Patient female fund managers trounced male counterparts during recession

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If you are looking for safe, consistent returns, you may want to dump Joe for Jane. A new report found that female alternative investment managers appear to do a better job delivering more compelling long-term results than their male counterparts, at least during periods when the economy is struggling.

The report, compiled by New Jersey accounting firm Rothstein Kass, found that women-owned alternative investment funds – hedge funds, private equity and venture capital etc. – delivered a 3.6% compound annual return during the five years ending in Sept. 2012, according to U.S. News & World Report. The all-inclusive HFRX Global Hedge Fund Index, meanwhile, booked a 3% loss during the same period.

The difference in outcomes is heavily correlated with the manner in which most female fund managers operate. Unlike their male counterparts, female managers tend to have less turnover in their portfolios, choosing safer long-term buys over volatile pumping and dumping. As you’d imagine, this style of investing tends to do well during tumultuous times.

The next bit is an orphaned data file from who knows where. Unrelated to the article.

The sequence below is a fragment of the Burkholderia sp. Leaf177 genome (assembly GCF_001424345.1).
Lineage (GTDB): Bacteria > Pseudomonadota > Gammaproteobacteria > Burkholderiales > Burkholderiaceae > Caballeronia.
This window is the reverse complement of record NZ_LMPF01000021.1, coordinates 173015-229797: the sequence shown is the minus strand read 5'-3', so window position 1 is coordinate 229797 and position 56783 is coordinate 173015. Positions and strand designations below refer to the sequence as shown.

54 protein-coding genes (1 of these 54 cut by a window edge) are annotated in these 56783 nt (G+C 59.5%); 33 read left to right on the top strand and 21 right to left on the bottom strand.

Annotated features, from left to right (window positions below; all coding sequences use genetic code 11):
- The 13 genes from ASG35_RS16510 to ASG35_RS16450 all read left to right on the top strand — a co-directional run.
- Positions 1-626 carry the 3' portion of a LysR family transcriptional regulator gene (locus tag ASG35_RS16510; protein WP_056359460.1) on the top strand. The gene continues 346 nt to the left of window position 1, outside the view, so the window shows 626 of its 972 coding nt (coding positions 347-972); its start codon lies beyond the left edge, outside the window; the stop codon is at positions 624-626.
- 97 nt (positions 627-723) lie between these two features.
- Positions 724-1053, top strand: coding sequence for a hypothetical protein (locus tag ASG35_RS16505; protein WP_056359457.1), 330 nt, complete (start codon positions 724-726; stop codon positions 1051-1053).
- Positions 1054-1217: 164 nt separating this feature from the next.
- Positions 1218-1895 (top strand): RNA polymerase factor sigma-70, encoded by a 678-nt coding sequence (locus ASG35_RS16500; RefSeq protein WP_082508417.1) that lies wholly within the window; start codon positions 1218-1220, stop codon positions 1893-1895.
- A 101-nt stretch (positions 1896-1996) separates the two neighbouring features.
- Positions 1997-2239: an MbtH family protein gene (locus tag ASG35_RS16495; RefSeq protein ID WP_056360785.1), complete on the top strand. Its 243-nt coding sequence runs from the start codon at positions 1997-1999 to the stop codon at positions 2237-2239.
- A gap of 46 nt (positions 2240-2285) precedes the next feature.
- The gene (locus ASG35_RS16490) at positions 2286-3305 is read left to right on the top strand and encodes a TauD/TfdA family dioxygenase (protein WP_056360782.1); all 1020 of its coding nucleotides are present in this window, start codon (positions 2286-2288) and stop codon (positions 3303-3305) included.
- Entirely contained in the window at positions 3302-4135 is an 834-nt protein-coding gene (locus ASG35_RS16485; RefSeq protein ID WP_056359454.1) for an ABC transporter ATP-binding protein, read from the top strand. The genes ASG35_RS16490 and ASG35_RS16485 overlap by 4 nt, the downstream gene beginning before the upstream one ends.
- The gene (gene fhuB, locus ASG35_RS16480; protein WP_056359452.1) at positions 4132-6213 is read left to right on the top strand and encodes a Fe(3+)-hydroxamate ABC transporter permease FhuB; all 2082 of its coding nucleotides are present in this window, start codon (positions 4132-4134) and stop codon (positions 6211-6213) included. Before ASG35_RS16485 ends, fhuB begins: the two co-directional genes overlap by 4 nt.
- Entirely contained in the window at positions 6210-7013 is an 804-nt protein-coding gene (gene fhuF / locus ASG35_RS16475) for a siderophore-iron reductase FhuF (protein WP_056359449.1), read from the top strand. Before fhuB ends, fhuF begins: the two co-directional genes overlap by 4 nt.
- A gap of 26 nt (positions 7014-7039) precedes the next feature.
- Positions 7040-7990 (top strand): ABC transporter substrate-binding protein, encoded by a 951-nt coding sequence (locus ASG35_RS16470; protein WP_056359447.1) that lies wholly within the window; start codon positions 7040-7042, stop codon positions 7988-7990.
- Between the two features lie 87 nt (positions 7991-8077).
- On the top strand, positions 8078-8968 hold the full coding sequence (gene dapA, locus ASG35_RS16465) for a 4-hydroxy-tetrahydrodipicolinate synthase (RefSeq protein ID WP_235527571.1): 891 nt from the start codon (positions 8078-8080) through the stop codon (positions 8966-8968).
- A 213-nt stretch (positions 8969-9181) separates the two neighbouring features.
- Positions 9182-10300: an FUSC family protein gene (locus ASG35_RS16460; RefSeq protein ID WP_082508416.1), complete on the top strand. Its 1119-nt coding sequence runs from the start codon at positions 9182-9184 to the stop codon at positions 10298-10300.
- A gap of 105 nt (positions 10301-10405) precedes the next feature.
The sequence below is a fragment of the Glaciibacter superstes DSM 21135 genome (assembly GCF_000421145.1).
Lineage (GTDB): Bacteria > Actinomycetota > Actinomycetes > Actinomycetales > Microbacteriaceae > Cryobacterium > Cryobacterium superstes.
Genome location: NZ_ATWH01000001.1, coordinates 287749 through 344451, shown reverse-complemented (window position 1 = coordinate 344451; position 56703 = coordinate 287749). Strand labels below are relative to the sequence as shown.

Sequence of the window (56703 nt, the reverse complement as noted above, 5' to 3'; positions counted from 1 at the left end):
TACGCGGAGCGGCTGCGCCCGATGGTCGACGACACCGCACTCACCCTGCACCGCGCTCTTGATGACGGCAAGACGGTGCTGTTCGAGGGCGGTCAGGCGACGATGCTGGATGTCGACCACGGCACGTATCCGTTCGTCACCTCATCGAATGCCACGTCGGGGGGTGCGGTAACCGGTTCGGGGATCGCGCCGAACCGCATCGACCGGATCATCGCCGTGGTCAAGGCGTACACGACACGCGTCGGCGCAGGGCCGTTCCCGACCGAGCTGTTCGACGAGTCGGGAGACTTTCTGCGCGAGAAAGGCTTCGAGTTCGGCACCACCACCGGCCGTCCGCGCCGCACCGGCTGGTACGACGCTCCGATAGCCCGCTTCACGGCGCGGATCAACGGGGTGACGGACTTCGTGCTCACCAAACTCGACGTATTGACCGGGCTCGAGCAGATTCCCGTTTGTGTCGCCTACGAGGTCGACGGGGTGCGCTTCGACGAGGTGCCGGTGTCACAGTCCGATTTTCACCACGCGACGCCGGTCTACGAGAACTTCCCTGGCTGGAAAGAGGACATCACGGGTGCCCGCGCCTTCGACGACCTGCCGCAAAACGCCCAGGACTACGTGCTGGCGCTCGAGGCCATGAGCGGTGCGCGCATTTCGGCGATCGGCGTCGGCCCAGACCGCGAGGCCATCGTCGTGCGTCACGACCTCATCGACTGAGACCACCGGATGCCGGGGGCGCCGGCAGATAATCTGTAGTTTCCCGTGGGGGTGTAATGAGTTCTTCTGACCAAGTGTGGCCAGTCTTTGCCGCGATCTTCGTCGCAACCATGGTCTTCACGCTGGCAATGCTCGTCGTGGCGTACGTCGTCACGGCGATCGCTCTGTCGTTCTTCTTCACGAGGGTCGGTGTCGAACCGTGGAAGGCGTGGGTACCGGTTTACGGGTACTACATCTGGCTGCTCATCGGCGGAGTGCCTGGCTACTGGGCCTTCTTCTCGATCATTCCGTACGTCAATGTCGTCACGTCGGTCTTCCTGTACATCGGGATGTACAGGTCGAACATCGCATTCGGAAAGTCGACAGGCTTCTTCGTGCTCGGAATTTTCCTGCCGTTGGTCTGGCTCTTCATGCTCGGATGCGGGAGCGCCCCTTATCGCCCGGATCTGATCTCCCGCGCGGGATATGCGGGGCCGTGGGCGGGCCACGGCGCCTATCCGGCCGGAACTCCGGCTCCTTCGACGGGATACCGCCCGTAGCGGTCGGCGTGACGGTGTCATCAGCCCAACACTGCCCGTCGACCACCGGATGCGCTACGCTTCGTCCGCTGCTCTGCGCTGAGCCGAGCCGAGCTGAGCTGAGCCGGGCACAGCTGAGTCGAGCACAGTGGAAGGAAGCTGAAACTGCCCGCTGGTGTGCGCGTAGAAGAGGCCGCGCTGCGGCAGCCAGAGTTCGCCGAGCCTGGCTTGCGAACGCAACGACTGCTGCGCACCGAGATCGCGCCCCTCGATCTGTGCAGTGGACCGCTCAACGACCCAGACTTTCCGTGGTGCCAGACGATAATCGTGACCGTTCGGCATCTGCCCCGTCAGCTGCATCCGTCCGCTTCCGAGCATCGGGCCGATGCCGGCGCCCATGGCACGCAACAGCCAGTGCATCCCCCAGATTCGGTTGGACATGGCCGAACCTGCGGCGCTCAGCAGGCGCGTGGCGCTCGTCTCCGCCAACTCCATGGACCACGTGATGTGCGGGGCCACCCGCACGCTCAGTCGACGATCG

"Women take lower risks because they do more research and are more comfortable holding their securities longer," Rothstein director Meredith Jones told U.S. News & World Report. Men, it seems, have an itchy trigger finger. Funny that just 3% of alternative investment funds are managed by women.

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Quote of the Day: “Find a job that you like. You’ll be better at it and you’ll last longer in it. Having said that, in a tough economy, or because of family pressures, you may not always be able to take a risk with a job choice. And, no doubt, we’ve all settled at various times. But, don’t let necessity in a given moment become the excuse for a lifetime of inertia.” – Lloyd Blankfein

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